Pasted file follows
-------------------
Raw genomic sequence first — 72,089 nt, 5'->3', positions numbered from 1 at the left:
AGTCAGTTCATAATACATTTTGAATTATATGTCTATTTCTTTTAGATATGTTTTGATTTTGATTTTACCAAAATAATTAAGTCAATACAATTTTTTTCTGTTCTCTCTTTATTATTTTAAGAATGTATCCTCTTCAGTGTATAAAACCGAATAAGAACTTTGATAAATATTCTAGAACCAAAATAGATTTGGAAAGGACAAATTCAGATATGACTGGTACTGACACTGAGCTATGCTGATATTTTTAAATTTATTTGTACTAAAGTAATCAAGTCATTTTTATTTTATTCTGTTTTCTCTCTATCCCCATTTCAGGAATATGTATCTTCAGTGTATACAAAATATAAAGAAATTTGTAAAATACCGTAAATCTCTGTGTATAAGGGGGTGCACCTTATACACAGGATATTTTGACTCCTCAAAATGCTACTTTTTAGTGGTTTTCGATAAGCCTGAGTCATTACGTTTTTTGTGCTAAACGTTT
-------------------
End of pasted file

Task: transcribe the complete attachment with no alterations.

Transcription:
Raw genomic sequence first — 72,089 nt, 5'->3', positions numbered from 1 at the left:
AGTCAGTTCATAATACATTTTGAATTATATGTCTATTTCTTTTAGATATGTTTTGATTTTGATTTTACCAAAATAATTAAGTCAATACAATTTTTTTCTGTTCTCTCTTTATTATTTTAAGAATGTATCCTCTTCAGTGTATAAAACCGAATAAGAACTTTGATAAATATTCTAGAACCAAAATAGATTTGGAAAGGACAAATTCAGATATGACTGGTACTGACACTGAGCTATGCTGATATTTTTAAATTTATTTGTACTAAAGTAATCAAGTCATTTTTATTTTATTCTGTTTTCTCTCTATCCCCATTTCAGGAATATGTATCTTCAGTGTATACAAAATATAAAGAAATTTGTAAAATACCGTAAATCTCTGTGTATAAGGGGGTGCACCTTATACACAGGATATTTTGACTCCTCAAAATGCTACTTTTTAGTGGTTTTCGATAAGCCTGAGTCATTACGTTTTTTGTGCTAAACGTTT